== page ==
What did the pilgrims eat on the first Thanksgiving? Did they have turkey – or venison? Do you think they ate pumpkin pie? Our great American Thanksgiving feasts are based on New England fall harvests: turkey, dressing, mashed potatoes, yams, corn, cranberries and pumpkin pie – it’s tradition! But, is that what the pilgrims ate?
The colonists brought seeds from England which produced varieties of squash, pumpkin, wheat, barley, oats and peas. Women grew herbs and vegetables like parsley, lettuce, spinach, carrots, and turnips in their gardens. Pigs, chickens, goats, sheep, and cows provided the colonists with meat, eggs, and dairy products. Spices, salt, sugar, oil and vinegar had to be imported from England once a year and rationed accordingly.
The colonists’ lives depended on a good harvest and they ate if crops were bountiful. By the third year in the new land, everything was producing well. Edward Winslow, one of the founders of the Plymouth colony, befriended the American native Wampanoag and won the friendship of their chief, Massasoit. Their neighbors taught them how to plant maize (multicolored Indian corn) and fish the streams for bass, perch, trout and catfish. They learned to harvest honey and find edible nuts and berries from the forests. The New England Ocean afforded fresh lobster, clams, cod and other shellfish.
In the fall of 1621, Governor William Bradford wrote, “all being well and recovered in health and strength, they had all things in good plenty.” After their first corn crop was successful, the governor decided a celebration was in order to thank God for His extravagant blessings. Their American Indian neighbors, the Wampanoag, were invited to join their surviving group of 53 for a time of feasting, a tradition the American natives already observed.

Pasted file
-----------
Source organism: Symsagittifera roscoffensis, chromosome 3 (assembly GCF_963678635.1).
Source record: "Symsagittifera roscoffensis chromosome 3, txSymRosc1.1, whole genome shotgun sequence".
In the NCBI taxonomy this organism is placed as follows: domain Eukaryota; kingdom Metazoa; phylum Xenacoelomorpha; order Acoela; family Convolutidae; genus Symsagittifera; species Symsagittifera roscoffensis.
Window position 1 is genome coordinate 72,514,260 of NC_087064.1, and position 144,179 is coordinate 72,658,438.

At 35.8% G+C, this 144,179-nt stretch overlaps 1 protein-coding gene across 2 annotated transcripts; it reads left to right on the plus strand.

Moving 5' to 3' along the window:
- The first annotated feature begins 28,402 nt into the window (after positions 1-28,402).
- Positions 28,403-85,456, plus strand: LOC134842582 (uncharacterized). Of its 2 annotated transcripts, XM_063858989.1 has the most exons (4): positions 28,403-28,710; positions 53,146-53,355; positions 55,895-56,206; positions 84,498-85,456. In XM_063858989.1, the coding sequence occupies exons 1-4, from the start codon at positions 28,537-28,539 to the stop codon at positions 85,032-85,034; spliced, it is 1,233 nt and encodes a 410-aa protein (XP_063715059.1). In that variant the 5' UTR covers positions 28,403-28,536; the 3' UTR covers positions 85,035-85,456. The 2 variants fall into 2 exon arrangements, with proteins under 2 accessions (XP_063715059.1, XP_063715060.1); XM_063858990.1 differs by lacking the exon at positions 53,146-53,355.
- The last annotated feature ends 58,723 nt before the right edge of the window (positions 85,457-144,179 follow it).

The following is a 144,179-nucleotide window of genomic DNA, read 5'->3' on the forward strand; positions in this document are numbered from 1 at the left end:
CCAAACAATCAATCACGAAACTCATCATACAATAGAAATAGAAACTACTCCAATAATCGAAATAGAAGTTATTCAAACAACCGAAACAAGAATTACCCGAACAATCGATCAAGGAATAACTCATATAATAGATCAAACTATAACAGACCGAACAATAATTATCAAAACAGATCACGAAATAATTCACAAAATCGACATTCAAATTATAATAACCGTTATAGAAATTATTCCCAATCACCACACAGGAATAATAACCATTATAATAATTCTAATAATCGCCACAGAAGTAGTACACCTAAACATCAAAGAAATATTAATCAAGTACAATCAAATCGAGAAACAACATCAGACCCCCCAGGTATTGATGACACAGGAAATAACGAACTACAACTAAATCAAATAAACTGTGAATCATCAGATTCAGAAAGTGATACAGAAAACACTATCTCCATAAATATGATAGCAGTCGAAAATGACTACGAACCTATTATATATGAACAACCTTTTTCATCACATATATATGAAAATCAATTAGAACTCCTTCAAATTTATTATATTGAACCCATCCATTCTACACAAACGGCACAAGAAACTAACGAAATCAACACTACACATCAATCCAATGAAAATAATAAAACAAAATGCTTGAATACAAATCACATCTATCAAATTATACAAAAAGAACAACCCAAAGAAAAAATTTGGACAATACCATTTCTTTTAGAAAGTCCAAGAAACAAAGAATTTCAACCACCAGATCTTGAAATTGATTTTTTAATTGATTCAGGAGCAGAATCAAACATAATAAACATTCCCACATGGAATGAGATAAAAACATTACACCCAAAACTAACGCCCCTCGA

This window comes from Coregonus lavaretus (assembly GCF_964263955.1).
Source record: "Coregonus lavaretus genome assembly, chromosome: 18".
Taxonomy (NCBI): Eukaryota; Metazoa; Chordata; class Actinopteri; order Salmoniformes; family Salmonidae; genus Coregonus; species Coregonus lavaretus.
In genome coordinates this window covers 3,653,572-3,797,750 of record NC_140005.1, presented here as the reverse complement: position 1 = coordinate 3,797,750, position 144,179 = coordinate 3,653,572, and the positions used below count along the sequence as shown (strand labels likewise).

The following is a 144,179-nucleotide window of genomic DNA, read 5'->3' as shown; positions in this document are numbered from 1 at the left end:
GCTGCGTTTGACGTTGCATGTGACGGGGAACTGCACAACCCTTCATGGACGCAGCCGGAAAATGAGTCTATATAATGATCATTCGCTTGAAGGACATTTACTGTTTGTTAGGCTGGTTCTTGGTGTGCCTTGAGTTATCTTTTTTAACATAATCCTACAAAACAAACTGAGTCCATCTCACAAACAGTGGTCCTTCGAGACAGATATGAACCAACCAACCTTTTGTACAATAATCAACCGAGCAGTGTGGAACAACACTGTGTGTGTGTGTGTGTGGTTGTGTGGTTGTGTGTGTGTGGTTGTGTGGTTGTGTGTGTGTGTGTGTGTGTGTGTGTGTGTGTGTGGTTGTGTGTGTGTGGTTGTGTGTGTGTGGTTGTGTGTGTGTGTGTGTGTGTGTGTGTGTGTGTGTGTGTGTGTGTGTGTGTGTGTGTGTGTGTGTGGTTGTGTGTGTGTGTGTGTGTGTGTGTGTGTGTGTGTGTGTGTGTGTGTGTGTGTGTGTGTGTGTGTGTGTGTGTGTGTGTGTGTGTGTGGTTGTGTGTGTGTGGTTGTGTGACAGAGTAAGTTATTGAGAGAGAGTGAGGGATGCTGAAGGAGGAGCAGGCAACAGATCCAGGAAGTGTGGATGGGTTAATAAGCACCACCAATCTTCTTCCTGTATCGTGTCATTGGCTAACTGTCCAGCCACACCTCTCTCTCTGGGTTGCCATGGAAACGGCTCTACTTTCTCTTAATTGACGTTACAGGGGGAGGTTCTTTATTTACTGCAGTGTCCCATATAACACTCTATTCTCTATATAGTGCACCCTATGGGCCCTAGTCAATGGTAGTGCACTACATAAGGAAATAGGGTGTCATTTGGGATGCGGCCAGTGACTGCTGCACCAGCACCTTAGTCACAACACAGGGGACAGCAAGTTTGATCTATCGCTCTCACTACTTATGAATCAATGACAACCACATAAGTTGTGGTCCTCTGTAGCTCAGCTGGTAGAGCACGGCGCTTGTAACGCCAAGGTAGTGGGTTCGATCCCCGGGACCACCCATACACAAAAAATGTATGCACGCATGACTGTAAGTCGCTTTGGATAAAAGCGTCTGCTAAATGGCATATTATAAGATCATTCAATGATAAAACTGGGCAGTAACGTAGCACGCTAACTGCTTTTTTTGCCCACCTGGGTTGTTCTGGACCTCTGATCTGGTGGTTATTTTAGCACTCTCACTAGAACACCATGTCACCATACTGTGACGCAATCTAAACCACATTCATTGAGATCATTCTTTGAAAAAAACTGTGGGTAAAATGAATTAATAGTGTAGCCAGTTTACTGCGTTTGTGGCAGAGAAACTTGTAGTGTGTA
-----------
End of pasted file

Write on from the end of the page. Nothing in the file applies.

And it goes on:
First Thanksgiving Feast
Chief Massasoit arrived at the feast with 90 American natives bearing gifts of five deer. Though the exact menu is not known, we do know they had fresh venison and possibly turkey and duck or geese. Winslow wrote in his journal that the governor sent four men on a “fowling” mission. “Besides waterfowl there were many wild turkeys, of which they took many,” he recorded. The men killed enough birds to feed the company for a week. Their banquet lasted from three to five days!
Jennifer Monac, spokesperson for the living-history museum Plimoth Plantation says, “The feasters likely supplemented their venison and birds with fish, lobster, clams, nuts, and wheat flour, as well as vegetables such as pumpkin, squash, carrots, and peas.”
Pumpkin Pie for Dessert?
There were no ovens for baking, and the Mayflower’s sugar supply had dwindled by the fall of 1621. The maple trees yielded a sweet syrup, which became their staple for sweetener as well as any honey that could be found. Their friends showed them how to fix a dish called “pompion”(stewed pumpkin). They sliced off the pumpkin top, removed the seeds and strings, and filled the insides with milk and honey. The pumpkin was then put in the hot ashes to bake. They may not have eaten a real pumpkin pie, but they had the pumpkin pudding without the crust!
Winslow wrote in his journal, “And God be praised we had a good increase… that so we might after a special manner rejoice together after we had gathered the fruit of our labors.” Isn’t that what Thanksgiving is all about – rejoicing and eating together, and being able to thank God for it all?
http://news.nationalgeographic.com/news/2009/11/091126-thanksgiving-facts-google-doodle.html; http://www.history.com/topics/thanksgiving http://www.plimoth.org/learn/MRL/read/thanksgiving-history http://www.history.com/topics/edward-winslow Edward Winslow, Mourt’s Relation: D.B. Heath, ed. Applewood Books. Cambridge, 1986. p 82; William Bradford, Of Plymouth Plantation: S.E. Morison, ed. Knopf. N.Y., 1952. p 90